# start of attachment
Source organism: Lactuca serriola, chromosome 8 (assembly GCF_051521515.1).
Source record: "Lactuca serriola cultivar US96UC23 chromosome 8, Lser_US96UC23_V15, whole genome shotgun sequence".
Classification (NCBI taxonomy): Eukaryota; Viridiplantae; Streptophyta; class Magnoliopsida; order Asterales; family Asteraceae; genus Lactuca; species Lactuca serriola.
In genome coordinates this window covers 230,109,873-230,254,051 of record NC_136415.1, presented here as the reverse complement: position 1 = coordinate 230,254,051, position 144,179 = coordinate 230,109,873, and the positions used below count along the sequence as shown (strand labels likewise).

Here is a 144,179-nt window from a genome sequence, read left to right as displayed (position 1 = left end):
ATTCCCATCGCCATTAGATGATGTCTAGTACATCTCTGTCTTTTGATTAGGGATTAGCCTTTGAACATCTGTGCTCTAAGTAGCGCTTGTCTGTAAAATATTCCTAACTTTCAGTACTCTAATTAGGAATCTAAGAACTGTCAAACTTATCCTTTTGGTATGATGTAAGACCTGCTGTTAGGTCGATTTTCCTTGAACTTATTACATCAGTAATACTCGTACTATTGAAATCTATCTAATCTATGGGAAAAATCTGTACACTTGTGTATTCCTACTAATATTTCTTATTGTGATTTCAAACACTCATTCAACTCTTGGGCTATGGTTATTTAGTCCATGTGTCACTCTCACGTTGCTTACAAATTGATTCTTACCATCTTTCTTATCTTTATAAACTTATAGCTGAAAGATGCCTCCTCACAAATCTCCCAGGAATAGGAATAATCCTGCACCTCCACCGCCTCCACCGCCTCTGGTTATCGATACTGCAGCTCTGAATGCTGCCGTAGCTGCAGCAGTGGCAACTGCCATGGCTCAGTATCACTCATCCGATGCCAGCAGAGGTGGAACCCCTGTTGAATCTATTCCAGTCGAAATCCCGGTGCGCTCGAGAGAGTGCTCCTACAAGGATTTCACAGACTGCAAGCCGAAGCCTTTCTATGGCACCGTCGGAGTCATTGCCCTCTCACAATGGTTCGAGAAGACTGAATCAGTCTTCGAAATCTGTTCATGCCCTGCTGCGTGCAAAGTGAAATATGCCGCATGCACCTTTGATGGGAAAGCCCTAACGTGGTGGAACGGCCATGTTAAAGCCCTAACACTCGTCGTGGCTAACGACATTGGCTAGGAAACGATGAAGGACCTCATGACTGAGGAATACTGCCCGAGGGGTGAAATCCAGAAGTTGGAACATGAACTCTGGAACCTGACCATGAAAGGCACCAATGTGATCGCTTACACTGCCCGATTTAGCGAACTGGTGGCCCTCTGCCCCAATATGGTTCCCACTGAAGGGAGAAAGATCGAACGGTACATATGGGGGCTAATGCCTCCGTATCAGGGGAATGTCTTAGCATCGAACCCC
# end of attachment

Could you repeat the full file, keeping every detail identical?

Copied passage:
Source organism: Lactuca serriola, chromosome 8 (assembly GCF_051521515.1).
Source record: "Lactuca serriola cultivar US96UC23 chromosome 8, Lser_US96UC23_V15, whole genome shotgun sequence".
Classification (NCBI taxonomy): Eukaryota; Viridiplantae; Streptophyta; class Magnoliopsida; order Asterales; family Asteraceae; genus Lactuca; species Lactuca serriola.
In genome coordinates this window covers 230,109,873-230,254,051 of record NC_136415.1, presented here as the reverse complement: position 1 = coordinate 230,254,051, position 144,179 = coordinate 230,109,873, and the positions used below count along the sequence as shown (strand labels likewise).

Here is a 144,179-nt window from a genome sequence, read left to right as displayed (position 1 = left end):
ATTCCCATCGCCATTAGATGATGTCTAGTACATCTCTGTCTTTTGATTAGGGATTAGCCTTTGAACATCTGTGCTCTAAGTAGCGCTTGTCTGTAAAATATTCCTAACTTTCAGTACTCTAATTAGGAATCTAAGAACTGTCAAACTTATCCTTTTGGTATGATGTAAGACCTGCTGTTAGGTCGATTTTCCTTGAACTTATTACATCAGTAATACTCGTACTATTGAAATCTATCTAATCTATGGGAAAAATCTGTACACTTGTGTATTCCTACTAATATTTCTTATTGTGATTTCAAACACTCATTCAACTCTTGGGCTATGGTTATTTAGTCCATGTGTCACTCTCACGTTGCTTACAAATTGATTCTTACCATCTTTCTTATCTTTATAAACTTATAGCTGAAAGATGCCTCCTCACAAATCTCCCAGGAATAGGAATAATCCTGCACCTCCACCGCCTCCACCGCCTCTGGTTATCGATACTGCAGCTCTGAATGCTGCCGTAGCTGCAGCAGTGGCAACTGCCATGGCTCAGTATCACTCATCCGATGCCAGCAGAGGTGGAACCCCTGTTGAATCTATTCCAGTCGAAATCCCGGTGCGCTCGAGAGAGTGCTCCTACAAGGATTTCACAGACTGCAAGCCGAAGCCTTTCTATGGCACCGTCGGAGTCATTGCCCTCTCACAATGGTTCGAGAAGACTGAATCAGTCTTCGAAATCTGTTCATGCCCTGCTGCGTGCAAAGTGAAATATGCCGCATGCACCTTTGATGGGAAAGCCCTAACGTGGTGGAACGGCCATGTTAAAGCCCTAACACTCGTCGTGGCTAACGACATTGGCTAGGAAACGATGAAGGACCTCATGACTGAGGAATACTGCCCGAGGGGTGAAATCCAGAAGTTGGAACATGAACTCTGGAACCTGACCATGAAAGGCACCAATGTGATCGCTTACACTGCCCGATTTAGCGAACTGGTGGCCCTCTGCCCCAATATGGTTCCCACTGAAGGGAGAAAGATCGAACGGTACATATGGGGGCTAATGCCTCCGTATCAGGGGAATGTCTTAGCATCGAACCCC